In this article by Srikant Machiraju, author of the book Learning Windows Server Containers, we will get acquainted with containers and containerization. Containerization helps you build software in layers, containers inspire distributed development, packaging, and publishing in the form of containers. Developers or IT administrators just have to choose a BaseOS Image, create customized layers as per their requirements, and distribute using Public or Private Repositories.Microsoft and Docker together have provided an amazing toolset that helps you build and deploy containers within no time. It is very easy to setup a dev/test environment as well. Microsoft Windows Server Operating System or Windows 10 Desktop OS comes with plug and play features for running Windows Server containers or Hyper-V Containers.Docker Hub,a public repository for images,serves as a huge catalogue of customized images built by community or docker enthusiasts. The images on DockerHub are freely available for anyone to download, customize,and distribute images.
In this article, we will learn how to create and configure container development environments. The following are a few more concepts that you will learn in this article:
- Preparing Windows Server Containers Environment
- Pulling images from Docker Hub
- Installing Base OS Images
(For more resources related to this topic, see here.)
Preparing Development Environment
In order to start creating Windows Containers,you need an instance of Windows Server 2016 or Windows 10 Enterprise/Professional Edition (with Anniversary Update). Irrespective of the environment, the PowerShell/Docker commands described in thisarticlefor creating and packaging containers/imagesare the same.The following are the options we have to setup a windows server container development environment:
- Windows 10: Using Windows 10 Enterprise or Professional Edition with Anniversary update you can create Hyper-V Containers by enabling the containers role. Docker or PowerShell can be used to manage the containers. We will learn how to configure the Windows 10 environment in the following section.
Important: Windows 10 only supports Hyper-V Containers created using NanoServer Base OS Image; it does not support Windows Server Containers.
- Windows Server 2016: There are two options for working with containers on Windows Server 2016:
- You can download the Windows Server 2016 ISO from here (https://www.microsoft.com/en-in/evalcenter/evaluate-windows-server-techn...) and install it on a virtual machine running on Hyper-V or Virtual Box.For running Windows Server 2016 the host machine should have Hyper-V virtualization enabled.Additionally, for the containers to access theInternet, ensure that thenetwork is sharable between the host and Hyper-VVMs.
- Windows Azure provides a readymade instance of Windows Server 2016 with Containers configured. This so far is the easiest option available.
In this article,I will be using Windows Server 2016 with Containers enabled on Azure to create and manageWindow Server Containers. Windows Server 2016 is still in preview and the latest version available at the time of writing is Technical Preview 5.
Containerson Windows 10
The following steps explain how to setup a dev/test environment on Windows 10 for learning container development using Hyper-V Containers. Before continuing further, ensure thatyou're running Windows 10 Professional/Enterprise version with anniversary update. For validating Windows Edition on Windows 10,click Start and type This PC, andthen right-click on This PC and click on Properties. Check the Windows Edition section for the Windows 10 edition. If your PC shows Windows 10 Enterprise or Professional, you can download and install the Anniversary update from here (https://support.microsoft.com/en-us/help/12387/windows-10-update-history).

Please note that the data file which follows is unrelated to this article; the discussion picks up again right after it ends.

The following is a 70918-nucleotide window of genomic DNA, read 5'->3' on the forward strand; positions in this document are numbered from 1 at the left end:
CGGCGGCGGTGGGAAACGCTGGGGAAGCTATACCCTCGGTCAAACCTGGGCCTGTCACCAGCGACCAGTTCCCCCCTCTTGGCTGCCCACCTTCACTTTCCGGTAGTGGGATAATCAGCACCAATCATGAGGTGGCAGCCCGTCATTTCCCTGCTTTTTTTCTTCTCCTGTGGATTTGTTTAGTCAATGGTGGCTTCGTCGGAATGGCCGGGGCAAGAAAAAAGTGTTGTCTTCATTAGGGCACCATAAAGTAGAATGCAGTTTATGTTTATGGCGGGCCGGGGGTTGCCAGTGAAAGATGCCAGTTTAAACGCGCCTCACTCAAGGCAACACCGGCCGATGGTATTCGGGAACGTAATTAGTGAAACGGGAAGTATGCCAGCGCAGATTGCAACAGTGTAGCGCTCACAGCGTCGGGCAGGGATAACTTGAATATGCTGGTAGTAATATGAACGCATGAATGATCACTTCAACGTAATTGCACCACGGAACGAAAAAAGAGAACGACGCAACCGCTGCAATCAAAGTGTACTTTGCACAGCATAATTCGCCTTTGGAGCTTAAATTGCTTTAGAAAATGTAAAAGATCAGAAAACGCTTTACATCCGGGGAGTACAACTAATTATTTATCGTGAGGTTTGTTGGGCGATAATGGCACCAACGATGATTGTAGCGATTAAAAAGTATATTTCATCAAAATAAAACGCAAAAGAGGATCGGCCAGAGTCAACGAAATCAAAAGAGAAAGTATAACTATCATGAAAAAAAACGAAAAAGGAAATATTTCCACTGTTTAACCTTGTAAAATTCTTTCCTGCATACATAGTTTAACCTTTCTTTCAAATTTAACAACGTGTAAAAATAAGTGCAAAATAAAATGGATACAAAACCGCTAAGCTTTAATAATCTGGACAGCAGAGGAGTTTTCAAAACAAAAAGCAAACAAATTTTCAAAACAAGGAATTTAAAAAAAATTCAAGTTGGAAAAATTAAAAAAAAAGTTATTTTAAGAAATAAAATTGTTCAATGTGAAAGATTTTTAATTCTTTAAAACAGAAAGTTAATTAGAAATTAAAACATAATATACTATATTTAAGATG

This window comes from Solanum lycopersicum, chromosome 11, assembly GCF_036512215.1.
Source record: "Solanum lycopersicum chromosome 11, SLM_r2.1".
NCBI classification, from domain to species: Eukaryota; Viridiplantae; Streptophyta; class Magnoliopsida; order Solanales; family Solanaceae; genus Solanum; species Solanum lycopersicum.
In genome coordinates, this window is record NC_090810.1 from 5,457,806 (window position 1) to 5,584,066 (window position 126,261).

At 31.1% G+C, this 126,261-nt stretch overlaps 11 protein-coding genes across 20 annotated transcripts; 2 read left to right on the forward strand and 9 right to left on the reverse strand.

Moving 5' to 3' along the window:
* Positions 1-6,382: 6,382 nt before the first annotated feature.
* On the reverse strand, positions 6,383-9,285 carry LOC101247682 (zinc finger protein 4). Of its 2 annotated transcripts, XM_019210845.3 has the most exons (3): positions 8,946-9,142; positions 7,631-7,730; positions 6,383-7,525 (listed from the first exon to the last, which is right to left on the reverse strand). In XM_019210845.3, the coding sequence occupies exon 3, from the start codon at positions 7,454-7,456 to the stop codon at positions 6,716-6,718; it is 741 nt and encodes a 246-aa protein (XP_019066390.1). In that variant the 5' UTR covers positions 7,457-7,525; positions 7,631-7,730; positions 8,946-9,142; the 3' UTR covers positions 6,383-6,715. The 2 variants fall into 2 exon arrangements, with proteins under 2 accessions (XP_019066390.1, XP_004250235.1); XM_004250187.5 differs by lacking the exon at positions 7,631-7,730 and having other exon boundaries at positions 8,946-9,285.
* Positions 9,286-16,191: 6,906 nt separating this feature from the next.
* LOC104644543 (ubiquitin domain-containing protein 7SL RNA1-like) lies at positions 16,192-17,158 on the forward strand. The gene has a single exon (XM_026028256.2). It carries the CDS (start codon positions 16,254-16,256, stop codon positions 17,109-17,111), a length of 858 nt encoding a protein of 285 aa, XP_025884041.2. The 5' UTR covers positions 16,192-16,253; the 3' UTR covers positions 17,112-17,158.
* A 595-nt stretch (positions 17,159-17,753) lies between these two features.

If you do not have any of the above, please proceed to the following section, which explains how to work with containers using Windows Server 2016 environment on Azure and on-premises. Follow these steps to configure Hyper-V containers on Windows 10:
- Click on Start Menu and type powershell. Right-click powershell CLI (Command Line Interface) and Run as administrator.
- Run the following command to install the containers feature on Windows 10:
Enable-WindowsOptionalFeature -Online -FeatureName Microsoft-Hyper-V -All
- Run the following command to install the Hyper-V containers feature on Windows 10. We will only be using Windows Server Containers in this article:
Enable-WindowsOptionalFeature -Online -FeatureName Microsoft-Hyper-V -All
- Restart the PC by running the following command:
- Run the following command to update the registry settings:
Set-ItemProperty -Path 'HKLM:SOFTWARE\Microsoft\Windows NT\CurrentVersion\Virtualization\Containers' -Name VSmbDisableOplocks -Type DWord -Value 1 -Force
Although PowerShell can be used to manage and run containers, Docker commands give a full wealth of options for container management. Microsoft PowerShell support for Windows Container development is still a work in progress, so we will mix and match PowerShell and Docker as per the scenarios.
Run the following set of steps one by one to install and configure Docker on Windows 10:
Invoke-WebRequest"https://master.dockerproject.org/windows/amd64/docker-1.13.0-dev.zip" -OutFile"$env:TEMP\docker-1.13.0-dev.zip" –UseBasicParsing Expand-Archive -Path "$env:TEMP\docker-1.13.0-dev.zip" -DestinationPath $env:ProgramFiles $env:path += ";c:\program files\docker" [Environment]::SetEnvironmentVariable("Path", $env:Path + ";C:\Program Files\Docker", [EnvironmentVariableTarget]::Machine) dockerd --register-service
Start the Docker Service by running the following command:
- In order to develop windows server containers, we need any Windows Base OS Image,such as windowsservercore or nanoserver. Since Windows 10 supports nanoservers only, run the following command to download thenanoservercorebase OS image. The following command might take some time depending on your bandwidth; it downloadsand extracts thenanoserver base OS image, which is 970 MB in size approximately:
docker pull microsoft/nanoserver
Important: At the time of writing, Windows 10 can only run Nano Server Images. Even though the windowsservercore image gets download successfully, running containers using this image will fail due to incompatibility with the OS.
Ensure that the images are successfully downloaded by running the following command:
Windows Server Containers On-Premise